Troutman Pepper

On January 15, in response to a petition from Acurian seeking clarification on the non-commercial purpose exemption, the FCC held that prerecorded calls to residential phone numbers seeking participants for FDA-mandated clinical pharmaceutical trials did not constitute “advertising” or “telemarketing” under the Telephone Consumer Protection Act (“TCPA”) because they “do not identify property, goods, or services offered for sale by Acurian.” Therefore, these types of calls do not require prior express written consent. However, the FCC made sure to note that under the new TRACED Act Order, Acurian cannot make more than one call to a given residential line within 30 days and must allow the recipient to opt out of future calls.

The FCC did not need to reach the question of whether the calls were commercial because the lack of advertising was sufficient to exempt them. It also reiterated that calls that offer a free good or service as part of an overall marketing campaign to sell a good or service still constitute commercial advertising, and other “dual purpose” calls are also suspect.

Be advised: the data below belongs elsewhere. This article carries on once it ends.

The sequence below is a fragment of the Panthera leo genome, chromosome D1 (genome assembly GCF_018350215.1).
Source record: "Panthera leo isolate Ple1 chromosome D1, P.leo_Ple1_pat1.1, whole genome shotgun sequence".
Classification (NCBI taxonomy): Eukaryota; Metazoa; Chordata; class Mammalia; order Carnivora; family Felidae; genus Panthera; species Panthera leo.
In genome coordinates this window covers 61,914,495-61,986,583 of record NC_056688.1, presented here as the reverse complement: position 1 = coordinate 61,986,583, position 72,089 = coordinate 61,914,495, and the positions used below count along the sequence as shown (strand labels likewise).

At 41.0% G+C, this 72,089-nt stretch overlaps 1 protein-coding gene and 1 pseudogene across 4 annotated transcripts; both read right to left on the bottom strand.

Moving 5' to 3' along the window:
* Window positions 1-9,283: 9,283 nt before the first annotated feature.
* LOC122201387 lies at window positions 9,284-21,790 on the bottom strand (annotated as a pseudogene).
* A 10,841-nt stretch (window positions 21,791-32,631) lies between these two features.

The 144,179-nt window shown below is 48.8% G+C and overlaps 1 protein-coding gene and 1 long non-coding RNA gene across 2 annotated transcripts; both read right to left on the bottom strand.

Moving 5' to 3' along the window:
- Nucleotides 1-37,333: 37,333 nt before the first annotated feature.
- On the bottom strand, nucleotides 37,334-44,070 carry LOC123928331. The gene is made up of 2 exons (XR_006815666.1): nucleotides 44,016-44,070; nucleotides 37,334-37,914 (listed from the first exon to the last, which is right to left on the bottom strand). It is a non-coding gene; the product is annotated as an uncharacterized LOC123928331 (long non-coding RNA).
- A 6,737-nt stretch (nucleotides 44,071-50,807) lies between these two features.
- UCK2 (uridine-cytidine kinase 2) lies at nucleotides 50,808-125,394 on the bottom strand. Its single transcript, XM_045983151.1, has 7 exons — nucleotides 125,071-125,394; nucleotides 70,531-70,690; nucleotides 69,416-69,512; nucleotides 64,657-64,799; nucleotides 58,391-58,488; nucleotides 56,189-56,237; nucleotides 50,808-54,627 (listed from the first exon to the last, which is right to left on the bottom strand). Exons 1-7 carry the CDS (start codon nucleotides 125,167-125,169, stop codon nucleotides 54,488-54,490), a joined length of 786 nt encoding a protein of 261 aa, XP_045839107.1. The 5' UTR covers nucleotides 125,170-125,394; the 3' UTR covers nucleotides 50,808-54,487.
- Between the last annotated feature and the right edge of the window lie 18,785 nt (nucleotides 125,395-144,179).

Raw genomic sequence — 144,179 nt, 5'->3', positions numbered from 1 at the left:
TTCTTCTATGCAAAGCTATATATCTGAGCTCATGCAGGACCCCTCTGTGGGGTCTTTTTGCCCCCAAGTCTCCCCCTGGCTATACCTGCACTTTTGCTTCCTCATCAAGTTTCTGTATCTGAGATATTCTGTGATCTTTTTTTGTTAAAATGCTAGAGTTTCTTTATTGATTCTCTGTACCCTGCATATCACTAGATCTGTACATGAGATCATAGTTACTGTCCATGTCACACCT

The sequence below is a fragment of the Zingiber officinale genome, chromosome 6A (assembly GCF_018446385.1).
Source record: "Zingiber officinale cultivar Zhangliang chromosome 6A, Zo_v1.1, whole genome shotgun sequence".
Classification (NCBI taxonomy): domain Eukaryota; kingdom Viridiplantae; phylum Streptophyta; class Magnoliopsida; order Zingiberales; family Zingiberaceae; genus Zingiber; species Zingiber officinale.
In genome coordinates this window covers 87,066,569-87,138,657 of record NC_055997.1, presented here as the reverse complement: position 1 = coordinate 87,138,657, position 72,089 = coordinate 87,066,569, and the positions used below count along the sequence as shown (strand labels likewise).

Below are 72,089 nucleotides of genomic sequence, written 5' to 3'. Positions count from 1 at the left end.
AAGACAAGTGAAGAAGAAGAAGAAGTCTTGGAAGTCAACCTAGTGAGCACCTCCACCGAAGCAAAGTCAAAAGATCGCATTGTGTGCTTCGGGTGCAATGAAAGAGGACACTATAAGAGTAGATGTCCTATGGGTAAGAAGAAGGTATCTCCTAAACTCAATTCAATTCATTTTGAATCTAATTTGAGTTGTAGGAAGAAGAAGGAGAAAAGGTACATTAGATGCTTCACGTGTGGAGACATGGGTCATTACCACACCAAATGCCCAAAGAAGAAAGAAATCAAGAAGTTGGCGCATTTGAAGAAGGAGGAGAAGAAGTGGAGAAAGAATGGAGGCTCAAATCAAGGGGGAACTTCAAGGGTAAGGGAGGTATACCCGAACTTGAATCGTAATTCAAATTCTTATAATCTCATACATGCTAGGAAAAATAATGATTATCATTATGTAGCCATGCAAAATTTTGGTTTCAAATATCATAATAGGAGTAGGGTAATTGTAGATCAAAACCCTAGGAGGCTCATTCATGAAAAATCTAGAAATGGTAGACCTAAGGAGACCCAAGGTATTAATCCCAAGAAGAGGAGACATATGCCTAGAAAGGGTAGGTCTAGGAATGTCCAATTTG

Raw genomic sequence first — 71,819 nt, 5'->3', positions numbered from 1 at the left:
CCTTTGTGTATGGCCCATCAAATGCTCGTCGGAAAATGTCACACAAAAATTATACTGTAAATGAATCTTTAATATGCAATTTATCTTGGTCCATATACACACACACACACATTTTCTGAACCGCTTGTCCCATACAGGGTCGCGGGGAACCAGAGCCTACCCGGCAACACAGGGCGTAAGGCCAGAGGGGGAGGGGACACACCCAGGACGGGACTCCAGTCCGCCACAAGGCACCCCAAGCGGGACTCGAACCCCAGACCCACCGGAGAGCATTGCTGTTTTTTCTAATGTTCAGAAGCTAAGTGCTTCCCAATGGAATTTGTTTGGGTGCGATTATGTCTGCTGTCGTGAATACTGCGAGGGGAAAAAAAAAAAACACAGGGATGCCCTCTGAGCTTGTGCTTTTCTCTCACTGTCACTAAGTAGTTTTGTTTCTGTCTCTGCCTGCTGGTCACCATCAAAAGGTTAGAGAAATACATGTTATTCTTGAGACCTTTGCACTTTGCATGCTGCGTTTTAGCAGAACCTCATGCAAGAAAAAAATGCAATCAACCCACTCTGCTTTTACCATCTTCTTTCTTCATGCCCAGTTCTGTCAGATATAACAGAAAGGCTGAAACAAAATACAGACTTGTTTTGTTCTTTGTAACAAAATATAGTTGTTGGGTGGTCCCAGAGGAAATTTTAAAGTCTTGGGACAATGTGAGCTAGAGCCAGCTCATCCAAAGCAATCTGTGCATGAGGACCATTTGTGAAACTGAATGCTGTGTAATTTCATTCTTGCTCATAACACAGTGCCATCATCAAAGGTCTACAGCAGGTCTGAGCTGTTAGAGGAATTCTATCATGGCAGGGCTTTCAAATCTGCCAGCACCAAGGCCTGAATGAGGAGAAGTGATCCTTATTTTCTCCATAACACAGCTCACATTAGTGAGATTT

This ruling means that businesses that have been placing similar calls only to residential numbers that have given express written consent may be able to make those calls to a wider audience without running afoul of the TCPA. If a prerecorded call makes a free opportunity available, such as a clinical trial, that is not tied to any product offered for sale by the business, it may fall outside the restrictions on advertising or telemarketing, enabling it to be transmitted to a residential number without prior written consent. However, it will count toward the business’s one-call-per-thirty-days-per-number limit.

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